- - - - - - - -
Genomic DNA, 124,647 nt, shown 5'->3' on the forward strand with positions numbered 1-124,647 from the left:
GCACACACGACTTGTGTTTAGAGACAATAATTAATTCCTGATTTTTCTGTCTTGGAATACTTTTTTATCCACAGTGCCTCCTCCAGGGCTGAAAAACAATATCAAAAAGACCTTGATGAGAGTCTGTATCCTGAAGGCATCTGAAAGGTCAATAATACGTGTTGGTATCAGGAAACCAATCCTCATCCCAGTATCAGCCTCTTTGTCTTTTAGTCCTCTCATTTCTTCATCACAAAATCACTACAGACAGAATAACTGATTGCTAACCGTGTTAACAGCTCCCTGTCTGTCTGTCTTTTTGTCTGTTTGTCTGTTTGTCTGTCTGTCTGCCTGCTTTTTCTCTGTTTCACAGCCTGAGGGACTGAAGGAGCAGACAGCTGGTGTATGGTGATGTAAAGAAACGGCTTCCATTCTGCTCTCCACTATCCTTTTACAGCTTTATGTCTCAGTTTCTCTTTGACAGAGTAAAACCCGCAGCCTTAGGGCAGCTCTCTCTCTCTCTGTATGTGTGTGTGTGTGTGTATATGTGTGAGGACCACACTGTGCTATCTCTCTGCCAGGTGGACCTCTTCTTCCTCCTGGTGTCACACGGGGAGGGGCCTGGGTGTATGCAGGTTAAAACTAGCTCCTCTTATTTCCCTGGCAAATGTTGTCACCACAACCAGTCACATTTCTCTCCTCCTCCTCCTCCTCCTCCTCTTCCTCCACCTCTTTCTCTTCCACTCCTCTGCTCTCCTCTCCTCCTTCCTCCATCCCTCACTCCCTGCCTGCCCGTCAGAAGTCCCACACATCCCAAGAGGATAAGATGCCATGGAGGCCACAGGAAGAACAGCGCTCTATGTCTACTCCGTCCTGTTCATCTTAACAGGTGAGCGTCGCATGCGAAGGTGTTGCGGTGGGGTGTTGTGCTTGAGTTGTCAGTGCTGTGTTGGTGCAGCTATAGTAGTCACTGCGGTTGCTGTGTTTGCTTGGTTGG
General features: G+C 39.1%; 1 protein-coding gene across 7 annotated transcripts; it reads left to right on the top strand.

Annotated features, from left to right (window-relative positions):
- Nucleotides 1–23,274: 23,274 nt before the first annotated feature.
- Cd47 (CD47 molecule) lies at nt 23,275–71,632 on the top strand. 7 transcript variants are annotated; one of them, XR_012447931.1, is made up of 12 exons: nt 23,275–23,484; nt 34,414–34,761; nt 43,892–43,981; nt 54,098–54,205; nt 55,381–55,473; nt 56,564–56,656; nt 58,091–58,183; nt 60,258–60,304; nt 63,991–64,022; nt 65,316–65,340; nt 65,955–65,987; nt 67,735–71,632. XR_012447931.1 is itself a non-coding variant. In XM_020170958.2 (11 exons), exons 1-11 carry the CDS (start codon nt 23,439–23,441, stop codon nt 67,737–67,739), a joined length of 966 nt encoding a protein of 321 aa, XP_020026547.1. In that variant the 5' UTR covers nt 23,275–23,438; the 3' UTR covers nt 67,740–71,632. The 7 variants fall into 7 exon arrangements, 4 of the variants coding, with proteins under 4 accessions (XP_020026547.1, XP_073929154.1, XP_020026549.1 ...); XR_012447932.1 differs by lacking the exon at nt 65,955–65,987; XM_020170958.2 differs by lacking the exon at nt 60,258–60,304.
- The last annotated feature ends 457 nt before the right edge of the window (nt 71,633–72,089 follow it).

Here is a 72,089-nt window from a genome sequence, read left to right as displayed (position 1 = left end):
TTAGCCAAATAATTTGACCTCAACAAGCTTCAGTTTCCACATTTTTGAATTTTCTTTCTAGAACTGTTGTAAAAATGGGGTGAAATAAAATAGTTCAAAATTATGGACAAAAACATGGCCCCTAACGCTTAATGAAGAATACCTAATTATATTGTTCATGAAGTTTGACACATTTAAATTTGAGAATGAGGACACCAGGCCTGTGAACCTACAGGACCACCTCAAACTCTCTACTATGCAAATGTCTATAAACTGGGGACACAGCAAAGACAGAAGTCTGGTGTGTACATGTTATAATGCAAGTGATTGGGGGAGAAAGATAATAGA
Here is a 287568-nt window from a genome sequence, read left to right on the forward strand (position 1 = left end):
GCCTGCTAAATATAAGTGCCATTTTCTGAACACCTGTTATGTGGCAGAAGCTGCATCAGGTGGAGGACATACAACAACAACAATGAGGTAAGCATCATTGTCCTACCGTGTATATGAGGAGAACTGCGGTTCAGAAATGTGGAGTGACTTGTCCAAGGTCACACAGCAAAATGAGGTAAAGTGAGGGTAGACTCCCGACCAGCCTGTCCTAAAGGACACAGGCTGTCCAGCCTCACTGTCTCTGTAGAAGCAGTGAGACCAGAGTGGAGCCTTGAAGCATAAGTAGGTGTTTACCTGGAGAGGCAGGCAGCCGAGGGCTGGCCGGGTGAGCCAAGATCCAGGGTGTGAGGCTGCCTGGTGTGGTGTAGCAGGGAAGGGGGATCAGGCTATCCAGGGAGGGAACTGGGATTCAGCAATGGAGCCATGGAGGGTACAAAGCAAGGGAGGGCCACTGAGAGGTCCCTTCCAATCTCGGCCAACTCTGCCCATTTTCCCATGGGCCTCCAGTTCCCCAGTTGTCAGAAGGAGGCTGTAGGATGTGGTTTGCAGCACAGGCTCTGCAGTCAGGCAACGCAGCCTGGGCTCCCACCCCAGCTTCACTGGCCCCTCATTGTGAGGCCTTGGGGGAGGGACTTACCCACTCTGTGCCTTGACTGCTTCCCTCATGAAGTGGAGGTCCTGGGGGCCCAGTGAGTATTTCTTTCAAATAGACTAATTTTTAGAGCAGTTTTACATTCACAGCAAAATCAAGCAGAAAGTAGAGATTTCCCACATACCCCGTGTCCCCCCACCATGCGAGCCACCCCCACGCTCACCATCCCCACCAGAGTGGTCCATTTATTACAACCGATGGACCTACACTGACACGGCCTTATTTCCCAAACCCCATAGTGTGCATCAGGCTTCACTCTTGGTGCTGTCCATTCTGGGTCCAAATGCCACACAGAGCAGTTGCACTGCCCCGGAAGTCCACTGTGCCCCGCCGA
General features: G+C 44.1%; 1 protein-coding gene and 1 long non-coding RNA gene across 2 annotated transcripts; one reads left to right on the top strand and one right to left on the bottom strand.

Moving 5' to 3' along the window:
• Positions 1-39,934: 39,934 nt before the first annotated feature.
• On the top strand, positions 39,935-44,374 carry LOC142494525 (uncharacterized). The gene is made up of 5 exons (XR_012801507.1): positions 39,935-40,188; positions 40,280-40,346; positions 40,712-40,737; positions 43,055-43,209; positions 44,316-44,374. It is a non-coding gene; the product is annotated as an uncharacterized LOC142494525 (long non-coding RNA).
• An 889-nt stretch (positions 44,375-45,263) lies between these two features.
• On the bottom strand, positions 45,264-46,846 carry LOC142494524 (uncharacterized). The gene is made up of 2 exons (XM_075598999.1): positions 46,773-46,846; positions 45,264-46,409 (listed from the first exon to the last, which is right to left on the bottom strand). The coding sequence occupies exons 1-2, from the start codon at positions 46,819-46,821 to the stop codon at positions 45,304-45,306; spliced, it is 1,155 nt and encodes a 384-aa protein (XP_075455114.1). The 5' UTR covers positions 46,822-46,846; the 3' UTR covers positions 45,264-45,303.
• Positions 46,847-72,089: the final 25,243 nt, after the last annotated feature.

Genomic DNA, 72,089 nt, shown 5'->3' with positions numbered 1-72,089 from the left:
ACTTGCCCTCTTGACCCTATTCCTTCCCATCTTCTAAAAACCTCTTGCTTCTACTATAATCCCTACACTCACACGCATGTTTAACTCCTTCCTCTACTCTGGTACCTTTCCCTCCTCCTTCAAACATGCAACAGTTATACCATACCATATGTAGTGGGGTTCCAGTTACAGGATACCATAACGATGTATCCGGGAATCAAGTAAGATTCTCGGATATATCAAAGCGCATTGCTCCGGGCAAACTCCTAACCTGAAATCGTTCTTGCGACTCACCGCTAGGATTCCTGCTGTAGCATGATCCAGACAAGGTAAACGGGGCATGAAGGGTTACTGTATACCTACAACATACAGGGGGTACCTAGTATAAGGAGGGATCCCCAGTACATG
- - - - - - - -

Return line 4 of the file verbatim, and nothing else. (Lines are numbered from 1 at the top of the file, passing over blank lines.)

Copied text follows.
Annotated features, from left to right (window-relative positions):